Late on a Friday afternoon is usually the ideal time for governments and businesses to admit they have made a mistake, in the hope that the news will blow over while everyone is racing to the weekend.
The government announced on Friday that it had overestimated the number of people set to receive the JobKeeper wage subsidy, and that the new cost of the program would be $70 billion, instead of $130 billion, and 3 million fewer people will receive the payment than first thought.
It's said to be the biggest policy miscalculation in Australian political history, and we will be talking about it for a long time.
What actually happened?
More than 910,000 businesses expressed interest for the government's JobKeeper wage subsidy program, where they will receive $750 a week for the wages of every eligible employee, if revenue has fallen below 30 per cent. From those forms the Australian Taxation office and the Treasury estimated around 6.5 million workers would be eligible for the scheme. So far 759,654 businesses have actually made the claims and been paid. But, as bureaucrats realised on Thursday afternoon, around 1000 employers filled out the forms incorrectly.
A number of errors were made on the forms, but the most common one was sole traders writing "1500" in a section of the form about the number of employees, where they should have just written "1".
So now what we know is there are 2.9 million people receiving the JobKeeper payment, significantly less than first estimated.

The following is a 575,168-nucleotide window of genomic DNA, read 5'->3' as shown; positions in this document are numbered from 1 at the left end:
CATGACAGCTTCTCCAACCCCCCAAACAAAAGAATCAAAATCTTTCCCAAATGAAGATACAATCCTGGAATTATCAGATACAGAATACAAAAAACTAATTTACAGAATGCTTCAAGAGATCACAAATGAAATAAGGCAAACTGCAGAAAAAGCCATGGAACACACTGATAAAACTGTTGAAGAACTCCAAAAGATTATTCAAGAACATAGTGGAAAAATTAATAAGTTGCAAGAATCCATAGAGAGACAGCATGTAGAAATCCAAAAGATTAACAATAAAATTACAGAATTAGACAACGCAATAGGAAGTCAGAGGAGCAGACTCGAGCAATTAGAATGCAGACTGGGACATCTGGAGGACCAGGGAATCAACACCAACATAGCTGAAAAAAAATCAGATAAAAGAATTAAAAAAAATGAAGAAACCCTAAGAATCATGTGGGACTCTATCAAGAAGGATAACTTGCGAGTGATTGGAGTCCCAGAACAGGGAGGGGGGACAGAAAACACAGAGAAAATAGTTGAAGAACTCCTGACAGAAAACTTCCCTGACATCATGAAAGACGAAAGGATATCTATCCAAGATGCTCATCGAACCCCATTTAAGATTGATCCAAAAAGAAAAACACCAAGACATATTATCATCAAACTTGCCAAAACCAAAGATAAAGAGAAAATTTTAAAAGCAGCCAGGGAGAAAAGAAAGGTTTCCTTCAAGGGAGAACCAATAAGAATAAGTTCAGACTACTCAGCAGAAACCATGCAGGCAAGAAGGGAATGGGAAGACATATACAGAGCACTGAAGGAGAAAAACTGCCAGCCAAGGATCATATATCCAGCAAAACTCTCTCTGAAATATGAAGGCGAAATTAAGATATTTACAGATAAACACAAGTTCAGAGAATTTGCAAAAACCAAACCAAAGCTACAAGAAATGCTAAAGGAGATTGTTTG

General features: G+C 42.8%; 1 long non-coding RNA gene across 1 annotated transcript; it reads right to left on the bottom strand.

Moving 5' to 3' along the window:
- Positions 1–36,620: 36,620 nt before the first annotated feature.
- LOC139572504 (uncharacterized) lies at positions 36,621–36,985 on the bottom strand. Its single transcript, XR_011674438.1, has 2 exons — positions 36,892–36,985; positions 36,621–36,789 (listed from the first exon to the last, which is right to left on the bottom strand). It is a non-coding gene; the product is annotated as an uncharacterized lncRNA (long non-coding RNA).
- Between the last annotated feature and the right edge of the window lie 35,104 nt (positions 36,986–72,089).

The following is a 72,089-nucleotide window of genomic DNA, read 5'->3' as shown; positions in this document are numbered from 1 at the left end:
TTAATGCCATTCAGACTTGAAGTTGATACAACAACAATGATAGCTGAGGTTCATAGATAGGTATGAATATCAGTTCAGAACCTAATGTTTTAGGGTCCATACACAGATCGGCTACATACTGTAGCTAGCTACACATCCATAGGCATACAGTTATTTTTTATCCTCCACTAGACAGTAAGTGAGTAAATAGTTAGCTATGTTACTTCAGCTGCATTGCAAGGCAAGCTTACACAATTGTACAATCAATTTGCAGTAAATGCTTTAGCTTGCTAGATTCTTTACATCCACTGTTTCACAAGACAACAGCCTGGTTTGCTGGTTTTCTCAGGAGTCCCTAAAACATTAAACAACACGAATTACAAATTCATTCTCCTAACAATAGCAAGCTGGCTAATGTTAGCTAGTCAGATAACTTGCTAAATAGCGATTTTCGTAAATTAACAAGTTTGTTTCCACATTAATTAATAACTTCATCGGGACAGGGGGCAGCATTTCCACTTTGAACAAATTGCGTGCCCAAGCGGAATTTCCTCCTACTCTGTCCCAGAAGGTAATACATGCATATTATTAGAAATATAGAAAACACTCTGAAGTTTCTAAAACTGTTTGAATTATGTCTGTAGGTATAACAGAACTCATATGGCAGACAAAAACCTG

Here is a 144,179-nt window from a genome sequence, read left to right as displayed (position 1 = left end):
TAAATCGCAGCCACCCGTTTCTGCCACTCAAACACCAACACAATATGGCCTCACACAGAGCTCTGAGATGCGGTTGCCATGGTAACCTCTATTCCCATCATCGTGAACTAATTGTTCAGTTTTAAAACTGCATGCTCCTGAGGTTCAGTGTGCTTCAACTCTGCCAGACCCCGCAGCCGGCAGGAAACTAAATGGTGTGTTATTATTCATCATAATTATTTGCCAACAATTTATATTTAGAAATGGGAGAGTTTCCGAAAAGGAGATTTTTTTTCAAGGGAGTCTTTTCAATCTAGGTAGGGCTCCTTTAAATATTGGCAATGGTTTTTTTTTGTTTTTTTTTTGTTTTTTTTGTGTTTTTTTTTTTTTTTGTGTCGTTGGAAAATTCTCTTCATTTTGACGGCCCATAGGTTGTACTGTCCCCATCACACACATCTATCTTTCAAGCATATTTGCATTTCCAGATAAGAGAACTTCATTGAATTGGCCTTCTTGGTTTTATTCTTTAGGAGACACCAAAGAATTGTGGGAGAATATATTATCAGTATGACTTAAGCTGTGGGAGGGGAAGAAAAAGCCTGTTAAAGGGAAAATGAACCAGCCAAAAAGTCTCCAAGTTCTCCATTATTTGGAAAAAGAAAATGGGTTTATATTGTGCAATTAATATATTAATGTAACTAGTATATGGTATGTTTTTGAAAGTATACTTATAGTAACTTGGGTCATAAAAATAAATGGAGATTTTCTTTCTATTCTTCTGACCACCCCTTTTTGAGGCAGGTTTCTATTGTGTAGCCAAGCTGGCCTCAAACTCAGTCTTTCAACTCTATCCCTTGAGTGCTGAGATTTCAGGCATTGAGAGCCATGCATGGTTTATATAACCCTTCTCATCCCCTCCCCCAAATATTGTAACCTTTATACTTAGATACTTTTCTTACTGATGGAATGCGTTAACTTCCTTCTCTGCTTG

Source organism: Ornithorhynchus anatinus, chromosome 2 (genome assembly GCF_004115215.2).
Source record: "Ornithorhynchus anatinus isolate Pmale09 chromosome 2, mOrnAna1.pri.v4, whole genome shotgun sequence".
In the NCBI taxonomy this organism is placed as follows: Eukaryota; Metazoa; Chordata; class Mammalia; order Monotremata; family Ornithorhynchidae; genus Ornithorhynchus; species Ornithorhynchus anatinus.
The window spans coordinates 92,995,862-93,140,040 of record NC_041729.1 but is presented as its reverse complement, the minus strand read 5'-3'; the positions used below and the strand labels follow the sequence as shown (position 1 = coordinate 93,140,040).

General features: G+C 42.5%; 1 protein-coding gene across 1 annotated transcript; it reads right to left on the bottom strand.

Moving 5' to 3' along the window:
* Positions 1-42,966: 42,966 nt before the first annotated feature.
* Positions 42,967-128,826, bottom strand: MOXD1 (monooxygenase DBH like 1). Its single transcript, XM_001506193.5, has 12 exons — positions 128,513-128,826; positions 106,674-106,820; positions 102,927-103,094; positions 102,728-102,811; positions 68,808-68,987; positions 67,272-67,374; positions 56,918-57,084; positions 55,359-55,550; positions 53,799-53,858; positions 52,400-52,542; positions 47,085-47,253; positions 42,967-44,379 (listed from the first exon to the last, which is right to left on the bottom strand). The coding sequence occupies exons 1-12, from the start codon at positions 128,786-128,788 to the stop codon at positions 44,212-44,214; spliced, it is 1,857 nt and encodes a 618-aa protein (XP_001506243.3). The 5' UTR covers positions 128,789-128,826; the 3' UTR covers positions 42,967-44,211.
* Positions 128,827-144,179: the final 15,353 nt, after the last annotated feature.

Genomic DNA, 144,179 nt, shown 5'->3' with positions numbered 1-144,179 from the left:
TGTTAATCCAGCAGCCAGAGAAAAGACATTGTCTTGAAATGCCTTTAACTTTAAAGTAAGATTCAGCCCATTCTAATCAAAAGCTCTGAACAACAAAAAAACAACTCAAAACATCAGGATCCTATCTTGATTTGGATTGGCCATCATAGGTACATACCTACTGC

How did they get it so wrong?
Prime Minister Scott Morrison and Treasurer Josh Frydenberg first announced the JobKeeper program on March 30, almost two months ago, when it appeared Australia's isolation and social distancing measures would go on for much longer than they now appear to be. That would have meant a much bigger impact on the economy than what is now being experienced. The press release from Treasury and the Tax Office explained on Friday that this has also contributed to the over-estimation of what would be needed.
"At the time the JobKeeper program was developed, Treasury estimated that around 6.5 million employees would access the program. This estimate was developed at a time when coronavirus cases were growing significantly in Australia and restrictions were being tightened across Australia and much of the world," the statement said.
"The difference between Treasury's estimates at the time and the number of employees now accessing the JobKeeper program partly reflects the level and impact of health restrictions not having been as severe as expected and their imposition not having been maintained for as long as expected at the time."
According to Treasury, the reason it took so long to be realised is that the main focus was on implementing the program as quickly as possible for businesses struggling. The employee numbers were also close to what had been originally estimated by the government, so it didn't originally raise alarm bells.
What happens now?